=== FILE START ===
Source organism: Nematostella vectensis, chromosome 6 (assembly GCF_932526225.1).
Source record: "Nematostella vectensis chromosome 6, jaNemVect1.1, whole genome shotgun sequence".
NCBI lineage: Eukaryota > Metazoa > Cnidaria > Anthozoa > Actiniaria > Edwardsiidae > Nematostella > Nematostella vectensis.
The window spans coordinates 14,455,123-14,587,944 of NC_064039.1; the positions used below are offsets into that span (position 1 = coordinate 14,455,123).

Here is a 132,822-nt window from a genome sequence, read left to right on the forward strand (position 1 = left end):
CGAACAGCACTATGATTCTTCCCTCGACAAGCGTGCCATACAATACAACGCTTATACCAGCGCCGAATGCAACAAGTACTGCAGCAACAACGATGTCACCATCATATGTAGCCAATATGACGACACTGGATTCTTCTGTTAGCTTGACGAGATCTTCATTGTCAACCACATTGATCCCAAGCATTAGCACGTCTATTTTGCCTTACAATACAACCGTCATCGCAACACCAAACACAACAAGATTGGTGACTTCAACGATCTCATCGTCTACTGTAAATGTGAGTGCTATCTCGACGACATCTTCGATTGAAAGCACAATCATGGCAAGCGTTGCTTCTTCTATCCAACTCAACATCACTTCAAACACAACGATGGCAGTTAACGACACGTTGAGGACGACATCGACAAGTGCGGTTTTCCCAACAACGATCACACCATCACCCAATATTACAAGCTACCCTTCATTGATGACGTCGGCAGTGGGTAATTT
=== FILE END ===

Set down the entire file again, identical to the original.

Source organism: Nematostella vectensis, chromosome 6 (assembly GCF_932526225.1).
Source record: "Nematostella vectensis chromosome 6, jaNemVect1.1, whole genome shotgun sequence".
NCBI lineage: Eukaryota > Metazoa > Cnidaria > Anthozoa > Actiniaria > Edwardsiidae > Nematostella > Nematostella vectensis.
The window spans coordinates 14,455,123-14,587,944 of NC_064039.1; the positions used below are offsets into that span (position 1 = coordinate 14,455,123).

Here is a 132,822-nt window from a genome sequence, read left to right on the forward strand (position 1 = left end):
CGAACAGCACTATGATTCTTCCCTCGACAAGCGTGCCATACAATACAACGCTTATACCAGCGCCGAATGCAACAAGTACTGCAGCAACAACGATGTCACCATCATATGTAGCCAATATGACGACACTGGATTCTTCTGTTAGCTTGACGAGATCTTCATTGTCAACCACATTGATCCCAAGCATTAGCACGTCTATTTTGCCTTACAATACAACCGTCATCGCAACACCAAACACAACAAGATTGGTGACTTCAACGATCTCATCGTCTACTGTAAATGTGAGTGCTATCTCGACGACATCTTCGATTGAAAGCACAATCATGGCAAGCGTTGCTTCTTCTATCCAACTCAACATCACTTCAAACACAACGATGGCAGTTAACGACACGTTGAGGACGACATCGACAAGTGCGGTTTTCCCAACAACGATCACACCATCACCCAATATTACAAGCTACCCTTCATTGATGACGTCGGCAGTGGGTAATTT